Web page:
In her day job, she has worked in the law enforcement arena in the victim witness field and as a paralegal for the past 20+ years; she recently took an early retirement from the Adams County District Attorney’s Office.

In addition to being an author and indie author consultant, she is a certified life coach with a program called “Rise From Victim to Victor—How to Make What Happens to You, Work for You.” She enjoys running, biking, hiking, spending time at their Arizona house, and anything outdoors. She, her husband, and their very spoiled Fox Face Pomeranian reside in a suburb of Denver.

What brought you to writing? I began writing at an age when no one realized where it would take me—four years old, and unfortunately, it was with crayon on the knotty pine walls of our family home. I didn’t draw pictures. I actually wrote what I thought were words because I apparently had something to say. And it’s never stopped. I spent endless hours sitting on the dock by the lake we lived by or in our fishing boat, dreaming of worlds and words. I wrote a lot of poetry back then. In Jr/Sr High School, I saw the movie Absence of Malice with Sally Field and Paul Newman, and from there, I was determined to be a journalist in New York City. To start, I wrote a few articles for the city newspaper about school events. I got derailed a bit in college, and when my babies were little, I wrote two novels with pen and paper. I still have those manuscripts in boxes. After moving to Colorado, I began writing as a stringer for the local newspaper, but my heart was in fiction. After my last child left home, I began taking writing seriously, joined writers’ groups, and published my first novel in 2012.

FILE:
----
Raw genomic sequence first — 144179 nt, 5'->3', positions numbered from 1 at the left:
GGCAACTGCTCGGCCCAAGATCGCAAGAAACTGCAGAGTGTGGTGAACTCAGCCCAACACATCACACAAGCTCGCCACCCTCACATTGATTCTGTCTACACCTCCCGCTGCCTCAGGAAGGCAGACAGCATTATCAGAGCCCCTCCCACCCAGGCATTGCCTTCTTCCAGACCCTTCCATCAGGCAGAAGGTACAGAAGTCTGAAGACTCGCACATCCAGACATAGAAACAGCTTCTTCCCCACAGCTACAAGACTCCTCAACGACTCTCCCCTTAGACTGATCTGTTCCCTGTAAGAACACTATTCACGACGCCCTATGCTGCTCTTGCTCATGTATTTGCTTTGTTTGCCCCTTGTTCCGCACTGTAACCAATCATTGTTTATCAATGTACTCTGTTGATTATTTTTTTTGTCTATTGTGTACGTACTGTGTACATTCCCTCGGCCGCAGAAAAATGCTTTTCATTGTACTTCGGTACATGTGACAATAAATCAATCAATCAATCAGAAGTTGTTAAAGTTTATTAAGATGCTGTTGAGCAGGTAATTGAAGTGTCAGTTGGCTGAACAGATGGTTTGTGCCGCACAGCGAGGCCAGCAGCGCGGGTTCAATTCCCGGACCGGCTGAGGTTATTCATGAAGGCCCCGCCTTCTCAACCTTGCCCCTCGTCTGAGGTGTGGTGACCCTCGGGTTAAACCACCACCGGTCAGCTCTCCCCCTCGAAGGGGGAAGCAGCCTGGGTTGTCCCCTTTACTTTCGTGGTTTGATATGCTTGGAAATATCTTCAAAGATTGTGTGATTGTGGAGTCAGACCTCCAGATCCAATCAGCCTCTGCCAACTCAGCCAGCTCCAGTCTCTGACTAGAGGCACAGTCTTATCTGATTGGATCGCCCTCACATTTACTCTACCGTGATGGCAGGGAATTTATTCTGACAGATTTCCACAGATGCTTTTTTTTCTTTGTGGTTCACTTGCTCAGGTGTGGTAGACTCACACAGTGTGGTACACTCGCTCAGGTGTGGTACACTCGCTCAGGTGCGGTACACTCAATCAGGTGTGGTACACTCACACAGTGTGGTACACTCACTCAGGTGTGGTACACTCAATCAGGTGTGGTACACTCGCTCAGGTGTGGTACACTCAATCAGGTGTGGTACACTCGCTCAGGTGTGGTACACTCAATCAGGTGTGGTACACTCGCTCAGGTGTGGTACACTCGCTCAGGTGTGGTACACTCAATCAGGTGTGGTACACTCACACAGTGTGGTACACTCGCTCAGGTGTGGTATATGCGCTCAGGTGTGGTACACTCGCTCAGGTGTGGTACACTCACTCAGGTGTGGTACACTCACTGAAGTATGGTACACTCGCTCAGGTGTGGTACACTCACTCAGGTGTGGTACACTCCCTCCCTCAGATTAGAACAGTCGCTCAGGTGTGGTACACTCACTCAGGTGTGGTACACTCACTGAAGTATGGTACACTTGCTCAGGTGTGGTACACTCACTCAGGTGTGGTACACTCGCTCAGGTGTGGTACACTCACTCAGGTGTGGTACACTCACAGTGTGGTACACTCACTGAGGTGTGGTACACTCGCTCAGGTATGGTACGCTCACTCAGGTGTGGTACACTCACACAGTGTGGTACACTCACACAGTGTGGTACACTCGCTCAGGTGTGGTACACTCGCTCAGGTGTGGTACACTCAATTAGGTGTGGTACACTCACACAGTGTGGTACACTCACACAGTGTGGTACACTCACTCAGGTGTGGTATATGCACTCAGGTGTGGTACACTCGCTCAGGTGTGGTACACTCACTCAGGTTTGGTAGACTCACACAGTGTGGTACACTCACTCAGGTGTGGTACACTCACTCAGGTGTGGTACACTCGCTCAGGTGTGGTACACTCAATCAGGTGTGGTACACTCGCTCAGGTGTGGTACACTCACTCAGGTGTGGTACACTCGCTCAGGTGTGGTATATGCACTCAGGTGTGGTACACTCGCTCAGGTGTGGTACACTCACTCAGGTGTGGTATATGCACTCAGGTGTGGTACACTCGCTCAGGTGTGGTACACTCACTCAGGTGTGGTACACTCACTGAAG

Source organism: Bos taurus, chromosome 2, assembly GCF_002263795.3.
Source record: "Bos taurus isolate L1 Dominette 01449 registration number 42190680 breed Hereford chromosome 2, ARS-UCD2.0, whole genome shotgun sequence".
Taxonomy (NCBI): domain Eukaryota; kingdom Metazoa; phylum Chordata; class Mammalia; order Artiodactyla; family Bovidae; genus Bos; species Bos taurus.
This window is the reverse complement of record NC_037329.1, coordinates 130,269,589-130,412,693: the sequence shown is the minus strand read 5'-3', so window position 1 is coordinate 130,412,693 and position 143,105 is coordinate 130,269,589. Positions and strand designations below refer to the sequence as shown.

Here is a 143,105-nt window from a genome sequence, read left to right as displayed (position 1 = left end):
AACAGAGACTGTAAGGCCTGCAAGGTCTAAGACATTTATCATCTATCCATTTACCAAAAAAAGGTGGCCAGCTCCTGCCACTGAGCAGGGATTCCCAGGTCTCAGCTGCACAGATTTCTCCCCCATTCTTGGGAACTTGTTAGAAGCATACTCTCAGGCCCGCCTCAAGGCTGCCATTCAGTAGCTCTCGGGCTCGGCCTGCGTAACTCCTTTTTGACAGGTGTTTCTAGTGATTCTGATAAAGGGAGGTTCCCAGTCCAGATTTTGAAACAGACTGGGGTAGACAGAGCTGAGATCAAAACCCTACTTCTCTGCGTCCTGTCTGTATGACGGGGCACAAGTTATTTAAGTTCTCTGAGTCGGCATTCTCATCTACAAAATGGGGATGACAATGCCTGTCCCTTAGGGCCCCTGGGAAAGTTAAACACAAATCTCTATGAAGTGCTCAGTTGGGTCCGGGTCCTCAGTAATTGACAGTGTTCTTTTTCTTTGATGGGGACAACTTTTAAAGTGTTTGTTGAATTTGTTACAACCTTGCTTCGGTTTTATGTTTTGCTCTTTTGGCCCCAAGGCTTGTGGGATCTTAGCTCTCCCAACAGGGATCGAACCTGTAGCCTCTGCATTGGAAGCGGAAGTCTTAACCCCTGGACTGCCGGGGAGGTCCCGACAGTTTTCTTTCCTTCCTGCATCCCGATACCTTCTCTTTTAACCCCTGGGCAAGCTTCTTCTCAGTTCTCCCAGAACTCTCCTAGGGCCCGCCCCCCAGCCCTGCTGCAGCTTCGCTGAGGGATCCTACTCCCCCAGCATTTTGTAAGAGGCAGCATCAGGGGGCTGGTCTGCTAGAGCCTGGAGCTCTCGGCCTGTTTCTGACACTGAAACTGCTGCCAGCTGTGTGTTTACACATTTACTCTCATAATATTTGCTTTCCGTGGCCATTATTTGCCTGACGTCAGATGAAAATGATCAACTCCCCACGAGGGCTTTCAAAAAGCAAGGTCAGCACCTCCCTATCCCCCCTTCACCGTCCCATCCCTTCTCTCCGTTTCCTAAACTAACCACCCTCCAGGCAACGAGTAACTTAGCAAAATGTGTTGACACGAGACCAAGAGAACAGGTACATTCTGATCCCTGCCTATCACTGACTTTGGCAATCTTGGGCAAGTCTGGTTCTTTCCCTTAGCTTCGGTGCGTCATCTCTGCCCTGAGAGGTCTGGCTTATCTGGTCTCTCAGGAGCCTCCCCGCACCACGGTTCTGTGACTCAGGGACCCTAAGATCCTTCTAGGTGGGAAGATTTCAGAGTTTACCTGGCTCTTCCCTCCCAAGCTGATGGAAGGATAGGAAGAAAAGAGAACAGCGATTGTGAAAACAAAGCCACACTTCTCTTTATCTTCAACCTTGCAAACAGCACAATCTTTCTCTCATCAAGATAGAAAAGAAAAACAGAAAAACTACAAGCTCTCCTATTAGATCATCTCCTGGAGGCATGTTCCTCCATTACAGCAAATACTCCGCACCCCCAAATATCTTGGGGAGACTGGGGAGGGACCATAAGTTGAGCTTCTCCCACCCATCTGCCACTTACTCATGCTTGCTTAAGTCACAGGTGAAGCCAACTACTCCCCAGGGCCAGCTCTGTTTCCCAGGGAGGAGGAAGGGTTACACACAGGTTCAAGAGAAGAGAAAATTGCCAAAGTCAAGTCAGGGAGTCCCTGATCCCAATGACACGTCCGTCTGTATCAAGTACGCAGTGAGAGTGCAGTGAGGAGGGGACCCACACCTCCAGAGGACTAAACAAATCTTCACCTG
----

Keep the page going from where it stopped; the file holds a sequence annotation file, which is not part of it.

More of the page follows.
What are you currently working on? This past April, I published the last book in a cozy mystery series, Shear Misfortune, in The Melanie Hogan Mysteries.

When a fitness center is a locale for both health and murder,
exercise enthusiasts must weigh their odds of the outcome.

 I am writing the first draft of Inn the Spirit of Murder, book one in a new cozy mystery series, The Spirit Lake Mysteries, and having a ball with it. It stars Andie Rose Kaczmarek, the Spirit Lake Inn owner and a life coach, who has a feisty nun as a sidekick. It contains a bit of paranormal activity and all the colorful small-town characters. New ideas for books in the series keep popping up as I write—a writer’s dream! I’ve worked in the law enforcement arena in some capacity—mostly as a paralegal and in the victim witness field—for the past 20+ years. I was immersed in the darkness of the world where there are often no winners in the end. Writing cozy mysteries was my way of being able to leave that darkness in the evenings while I wrote and tied up the ending of the story with a pretty red bow. Cozies give me hope because the good guys win in the end, something I didn’t often see in my day job.